Ratification of the US-Mexico-Canada trade deal is now off until September at the earliest, with the House gone for a six-week summer recess and the Senate to follow this week. And that has farm-state Republicans losing patience with the process.
The deal affects more than a trillion dollars in trade and adds billions for U.S. farmers with new export access for dairy, poultry, eggs, wheat, and wine. Livestock groups say USMCA approval is their “number one priority.” But Democrats have slowed approval, arguing the deal needs tougher enforcement of labor and environmental protections. Republicans say it’s already the toughest deal ever, and it’s enforceable.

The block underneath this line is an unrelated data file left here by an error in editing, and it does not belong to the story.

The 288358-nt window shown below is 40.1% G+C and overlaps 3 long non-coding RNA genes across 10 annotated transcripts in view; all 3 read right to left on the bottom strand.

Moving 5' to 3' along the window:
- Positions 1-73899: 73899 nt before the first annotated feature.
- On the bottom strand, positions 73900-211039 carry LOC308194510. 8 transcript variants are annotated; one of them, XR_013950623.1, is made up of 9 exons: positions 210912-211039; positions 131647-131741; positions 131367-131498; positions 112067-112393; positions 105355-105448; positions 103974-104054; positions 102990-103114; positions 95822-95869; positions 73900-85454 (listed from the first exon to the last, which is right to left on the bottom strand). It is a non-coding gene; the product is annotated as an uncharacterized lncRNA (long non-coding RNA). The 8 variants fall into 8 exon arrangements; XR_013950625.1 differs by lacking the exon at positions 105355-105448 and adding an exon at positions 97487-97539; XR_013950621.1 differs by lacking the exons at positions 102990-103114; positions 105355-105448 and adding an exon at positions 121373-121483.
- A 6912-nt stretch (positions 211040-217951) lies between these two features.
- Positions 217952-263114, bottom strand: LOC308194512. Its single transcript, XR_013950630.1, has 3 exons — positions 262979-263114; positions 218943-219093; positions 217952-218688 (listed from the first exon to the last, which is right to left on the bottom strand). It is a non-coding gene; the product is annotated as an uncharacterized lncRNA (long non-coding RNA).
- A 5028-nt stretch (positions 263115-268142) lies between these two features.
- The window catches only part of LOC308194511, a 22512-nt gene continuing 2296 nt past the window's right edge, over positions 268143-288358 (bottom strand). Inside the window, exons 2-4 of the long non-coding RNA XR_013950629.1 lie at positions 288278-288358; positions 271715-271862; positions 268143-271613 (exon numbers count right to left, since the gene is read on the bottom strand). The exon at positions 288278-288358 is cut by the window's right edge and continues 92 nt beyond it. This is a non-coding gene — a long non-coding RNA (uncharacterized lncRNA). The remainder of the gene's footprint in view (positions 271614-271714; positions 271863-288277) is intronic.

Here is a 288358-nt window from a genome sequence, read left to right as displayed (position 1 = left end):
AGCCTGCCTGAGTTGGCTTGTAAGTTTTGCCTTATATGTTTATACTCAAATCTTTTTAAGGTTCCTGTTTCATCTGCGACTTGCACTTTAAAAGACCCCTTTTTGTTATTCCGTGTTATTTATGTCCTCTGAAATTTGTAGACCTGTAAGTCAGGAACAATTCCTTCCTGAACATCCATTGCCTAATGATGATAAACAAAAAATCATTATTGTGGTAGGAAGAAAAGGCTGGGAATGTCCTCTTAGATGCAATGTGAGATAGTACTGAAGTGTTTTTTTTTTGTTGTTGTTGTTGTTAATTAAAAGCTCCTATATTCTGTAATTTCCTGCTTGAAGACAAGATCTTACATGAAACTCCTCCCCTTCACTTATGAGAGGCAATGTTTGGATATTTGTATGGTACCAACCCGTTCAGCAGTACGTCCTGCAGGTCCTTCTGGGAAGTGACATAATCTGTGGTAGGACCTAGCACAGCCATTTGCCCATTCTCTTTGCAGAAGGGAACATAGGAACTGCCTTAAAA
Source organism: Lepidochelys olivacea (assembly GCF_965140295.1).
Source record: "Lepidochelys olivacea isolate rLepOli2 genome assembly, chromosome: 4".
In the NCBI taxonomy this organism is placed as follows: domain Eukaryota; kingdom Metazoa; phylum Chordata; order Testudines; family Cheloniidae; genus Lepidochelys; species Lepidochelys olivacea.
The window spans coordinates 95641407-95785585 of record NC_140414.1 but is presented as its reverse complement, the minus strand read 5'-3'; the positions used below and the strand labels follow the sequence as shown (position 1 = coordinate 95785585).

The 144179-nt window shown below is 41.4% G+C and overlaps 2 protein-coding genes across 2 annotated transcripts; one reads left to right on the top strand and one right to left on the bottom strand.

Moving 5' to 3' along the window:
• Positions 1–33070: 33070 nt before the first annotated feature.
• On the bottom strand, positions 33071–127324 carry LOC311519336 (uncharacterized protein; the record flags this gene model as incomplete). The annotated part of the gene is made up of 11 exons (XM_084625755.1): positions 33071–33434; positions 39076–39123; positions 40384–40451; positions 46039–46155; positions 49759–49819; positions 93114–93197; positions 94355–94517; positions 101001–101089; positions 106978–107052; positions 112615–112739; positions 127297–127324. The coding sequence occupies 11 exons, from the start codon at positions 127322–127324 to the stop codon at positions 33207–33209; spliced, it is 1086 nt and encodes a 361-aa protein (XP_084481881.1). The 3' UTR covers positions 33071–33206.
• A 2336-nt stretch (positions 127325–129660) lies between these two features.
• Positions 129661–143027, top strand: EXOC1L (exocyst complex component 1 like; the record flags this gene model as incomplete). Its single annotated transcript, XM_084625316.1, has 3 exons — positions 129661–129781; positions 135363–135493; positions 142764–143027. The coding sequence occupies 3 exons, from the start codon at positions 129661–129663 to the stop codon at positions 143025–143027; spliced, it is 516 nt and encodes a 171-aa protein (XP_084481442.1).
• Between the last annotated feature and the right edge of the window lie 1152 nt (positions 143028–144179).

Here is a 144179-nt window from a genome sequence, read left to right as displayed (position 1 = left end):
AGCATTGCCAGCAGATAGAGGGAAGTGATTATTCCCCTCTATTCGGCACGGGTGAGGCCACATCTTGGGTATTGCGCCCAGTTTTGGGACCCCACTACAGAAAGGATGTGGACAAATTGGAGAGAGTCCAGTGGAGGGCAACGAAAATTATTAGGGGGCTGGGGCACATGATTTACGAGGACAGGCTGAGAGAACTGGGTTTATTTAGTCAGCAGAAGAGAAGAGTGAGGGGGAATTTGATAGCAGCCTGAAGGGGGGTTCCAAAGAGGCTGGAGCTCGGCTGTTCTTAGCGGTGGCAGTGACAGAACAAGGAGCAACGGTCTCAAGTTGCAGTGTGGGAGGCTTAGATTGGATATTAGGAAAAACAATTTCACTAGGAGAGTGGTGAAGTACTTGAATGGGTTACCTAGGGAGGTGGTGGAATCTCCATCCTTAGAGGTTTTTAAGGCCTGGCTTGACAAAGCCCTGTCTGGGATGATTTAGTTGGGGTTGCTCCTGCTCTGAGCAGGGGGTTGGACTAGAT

House GOP Whip Steve Scalise hinted to Majority Leader Steny Hoyer recently, Republicans are frustrated with Democrats’ mantra that they want to “get to ‘yes’” on USMCA.
“Hopefully, we can move beyond trying to ‘get to yes,’ and actually have a bill where we can whip that and get to ‘yes.’”
Democratic Leader Hoyer could not say when Speaker Nancy Pelosi would allow House action, arguing it depends on continuing talks with Trump Trade Ambassador Robert Lighthizer.
“And, if we can get to an agreement, we will move it as quickly as possible…but we need to make sure that the protections that are referenced in the document, will, indeed be the protections that are effected—and enforceable.”
But the bigger question is whether USMCA ratification, seen as a ‘win’ for the president, will survive the politics of a bitter ‘run-up’ to election season. Speaker Pelosi, already embroiled in several ugly, public fights with Trump, has called once for a “surgical” reopening of USMCA—unlikely after Mexico’s approval of the deal, and Canadian elections expected in October.